Painstaking, daunting but thrilling
“In order to meet the pandemics of the past and the global outbreaks of the future, we need to know more about these viruses,” said Jeffrey Kieft, PhD, vice chair of biochemistry and molecular genetics and senior member of RBI. “One important way to learn about them is to study their RNA.”
Renowned for his work in structural biology, Kieft and his RBI colleagues peer deeply into RNA — linear molecules found within all cells that serve as a messenger of genetic information and perform myriad other tasks — to discover how they perform their multiple functions. His work, he said, is both critical and challenging.
Just as a paleontologist can tell by the structure of a dinosaur’s teeth if the creature was a meat or a plant eater, a researcher can gain powerful knowledge of RNA functions by learning its structure, Kieft said. But that structure is versatile and dictated by countless sequences of its four-letter alphabet (A, C, G and U).
“So we need to see thousands more RNA sequences to understand the basic rules,” Kieft said, noting that RNA can be both a causative agent of disease and a key to therapy.
Critical, complex and costly
It doesn’t matter where the viral particles his team studies come from: Viruses affect everything from sea slugs and oak trees to elephants and ants, he said. And it doesn’t matter if the researchers study home-team good RNA (which provides blueprints for building the body’s critical proteins) or visiting-team viral RNA.
“Both have to play on the same field and by the same rules,” Kieft said. “We learn how RNA in general works. Once we learn those fundamental rules, we can apply them to things like understanding cancer, diabetes or neurodevelopmental diseases.”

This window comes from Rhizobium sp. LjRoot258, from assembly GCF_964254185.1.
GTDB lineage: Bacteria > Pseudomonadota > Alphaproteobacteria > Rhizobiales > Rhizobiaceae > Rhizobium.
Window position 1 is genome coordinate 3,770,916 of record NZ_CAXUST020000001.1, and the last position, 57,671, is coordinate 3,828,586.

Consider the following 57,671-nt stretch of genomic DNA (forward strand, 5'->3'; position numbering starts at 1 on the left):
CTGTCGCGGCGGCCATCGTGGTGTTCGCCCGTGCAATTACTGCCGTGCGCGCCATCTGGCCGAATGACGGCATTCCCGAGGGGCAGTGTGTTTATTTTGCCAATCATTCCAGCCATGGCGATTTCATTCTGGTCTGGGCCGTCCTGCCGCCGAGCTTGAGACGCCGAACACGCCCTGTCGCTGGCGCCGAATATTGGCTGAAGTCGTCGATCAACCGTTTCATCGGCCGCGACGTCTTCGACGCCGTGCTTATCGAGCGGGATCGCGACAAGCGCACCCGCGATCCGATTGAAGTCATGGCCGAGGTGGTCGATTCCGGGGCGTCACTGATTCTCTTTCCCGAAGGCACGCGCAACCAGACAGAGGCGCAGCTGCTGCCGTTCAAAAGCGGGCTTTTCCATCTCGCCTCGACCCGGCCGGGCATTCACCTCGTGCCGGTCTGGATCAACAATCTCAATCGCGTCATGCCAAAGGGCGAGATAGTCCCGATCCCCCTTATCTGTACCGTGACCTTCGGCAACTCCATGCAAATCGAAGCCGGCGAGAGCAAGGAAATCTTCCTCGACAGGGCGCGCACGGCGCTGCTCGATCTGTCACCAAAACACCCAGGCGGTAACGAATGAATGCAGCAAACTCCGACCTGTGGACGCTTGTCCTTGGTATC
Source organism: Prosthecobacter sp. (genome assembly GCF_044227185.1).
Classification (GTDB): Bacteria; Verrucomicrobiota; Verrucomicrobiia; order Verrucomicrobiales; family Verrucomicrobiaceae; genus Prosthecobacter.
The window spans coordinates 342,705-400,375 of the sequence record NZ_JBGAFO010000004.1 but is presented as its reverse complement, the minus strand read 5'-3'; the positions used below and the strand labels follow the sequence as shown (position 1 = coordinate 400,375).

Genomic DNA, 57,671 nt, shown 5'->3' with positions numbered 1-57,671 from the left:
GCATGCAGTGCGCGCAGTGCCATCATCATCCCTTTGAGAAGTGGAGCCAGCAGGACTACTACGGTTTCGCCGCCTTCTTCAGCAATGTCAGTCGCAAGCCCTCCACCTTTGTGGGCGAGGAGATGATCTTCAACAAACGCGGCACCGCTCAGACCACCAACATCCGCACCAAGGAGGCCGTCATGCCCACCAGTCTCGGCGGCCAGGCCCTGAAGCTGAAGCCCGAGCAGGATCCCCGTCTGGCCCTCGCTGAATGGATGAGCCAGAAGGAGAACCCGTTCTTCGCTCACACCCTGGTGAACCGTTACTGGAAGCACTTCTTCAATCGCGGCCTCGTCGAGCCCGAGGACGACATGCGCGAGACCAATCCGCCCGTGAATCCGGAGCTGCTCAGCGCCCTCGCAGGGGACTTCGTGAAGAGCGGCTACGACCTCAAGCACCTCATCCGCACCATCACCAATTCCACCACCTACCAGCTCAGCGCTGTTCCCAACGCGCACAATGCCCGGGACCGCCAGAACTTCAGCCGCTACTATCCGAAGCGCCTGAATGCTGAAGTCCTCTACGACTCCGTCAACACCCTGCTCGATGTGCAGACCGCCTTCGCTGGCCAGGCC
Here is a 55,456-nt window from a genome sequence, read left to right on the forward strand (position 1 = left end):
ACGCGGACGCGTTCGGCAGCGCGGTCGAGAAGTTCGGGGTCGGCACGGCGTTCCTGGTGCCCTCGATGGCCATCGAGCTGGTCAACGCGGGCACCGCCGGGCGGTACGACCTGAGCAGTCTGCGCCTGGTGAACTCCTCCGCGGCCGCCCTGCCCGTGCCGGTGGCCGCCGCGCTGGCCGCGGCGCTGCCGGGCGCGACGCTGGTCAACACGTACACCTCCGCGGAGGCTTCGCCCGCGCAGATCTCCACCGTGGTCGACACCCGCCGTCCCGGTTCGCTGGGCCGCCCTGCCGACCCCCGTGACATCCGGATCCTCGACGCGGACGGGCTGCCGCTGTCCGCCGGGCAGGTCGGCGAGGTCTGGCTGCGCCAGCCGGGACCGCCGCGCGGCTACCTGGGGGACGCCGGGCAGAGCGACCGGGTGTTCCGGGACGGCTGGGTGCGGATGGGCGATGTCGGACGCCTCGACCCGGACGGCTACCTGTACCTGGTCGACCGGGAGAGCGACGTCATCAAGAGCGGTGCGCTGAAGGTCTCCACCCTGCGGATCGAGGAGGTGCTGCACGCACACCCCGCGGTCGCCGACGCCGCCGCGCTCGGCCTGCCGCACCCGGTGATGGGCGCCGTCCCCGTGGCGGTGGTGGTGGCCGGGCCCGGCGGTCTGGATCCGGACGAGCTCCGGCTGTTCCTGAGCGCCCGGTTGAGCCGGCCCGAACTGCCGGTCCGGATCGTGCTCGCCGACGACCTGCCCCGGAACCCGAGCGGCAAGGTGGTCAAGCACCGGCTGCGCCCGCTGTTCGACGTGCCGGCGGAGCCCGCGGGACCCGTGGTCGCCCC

Basic RNA research is both complex and costly and dependent largely upon philanthropic gifts, as it often generates less grant money than its translational research cousin, Kieft said. A leap in technology in the past three to five years has been leading to “profound discoveries,” he said, noting the importance of the massive cryo-electron microscope his team uses as an example.
CU Anschutz leading the way
“I think there are two places in the world right now that are at the cutting-edge of developing the methods to apply these sorts of technologies to RNA structure research,” Kieft said. “One of them is Stanford University, and one of them is the University of Colorado Anschutz Medical Campus.”
He and his basic research colleagues are curious creatures motivated by the thrill of discovery, Kieft said, using his team’s experience with the mosquito-borne Zika virus as an example. “We started studying this about a year before the global outbreak of Zika. We were motivated purely by curiosity. We had no idea it would be a global health threat in a year.”
Now, in collaboration with other researchers on campus, Kieft’s team is developing a vaccine platform against Zika virus and other mosquito-borne viruses. “We’ve engineered this technology that is patented in the U.S. and overseas. Hopefully, that technology will be the basis for all kinds of new therapies.”
One mutation: debilitating result